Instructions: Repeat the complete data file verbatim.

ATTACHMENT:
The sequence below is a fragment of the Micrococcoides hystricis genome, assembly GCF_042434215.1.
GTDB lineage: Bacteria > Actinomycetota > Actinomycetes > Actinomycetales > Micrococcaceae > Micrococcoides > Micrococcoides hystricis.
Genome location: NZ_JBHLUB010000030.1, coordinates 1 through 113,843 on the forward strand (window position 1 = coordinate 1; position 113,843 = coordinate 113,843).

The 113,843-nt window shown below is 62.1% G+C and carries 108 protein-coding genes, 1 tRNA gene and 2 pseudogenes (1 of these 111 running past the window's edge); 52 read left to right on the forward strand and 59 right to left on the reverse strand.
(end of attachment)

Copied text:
The sequence below is a fragment of the Micrococcoides hystricis genome, assembly GCF_042434215.1.
GTDB lineage: Bacteria > Actinomycetota > Actinomycetes > Actinomycetales > Micrococcaceae > Micrococcoides > Micrococcoides hystricis.
Genome location: NZ_JBHLUB010000030.1, coordinates 1 through 113,843 on the forward strand (window position 1 = coordinate 1; position 113,843 = coordinate 113,843).

The 113,843-nt window shown below is 62.1% G+C and carries 108 protein-coding genes, 1 tRNA gene and 2 pseudogenes (1 of these 111 running past the window's edge); 52 read left to right on the forward strand and 59 right to left on the reverse strand.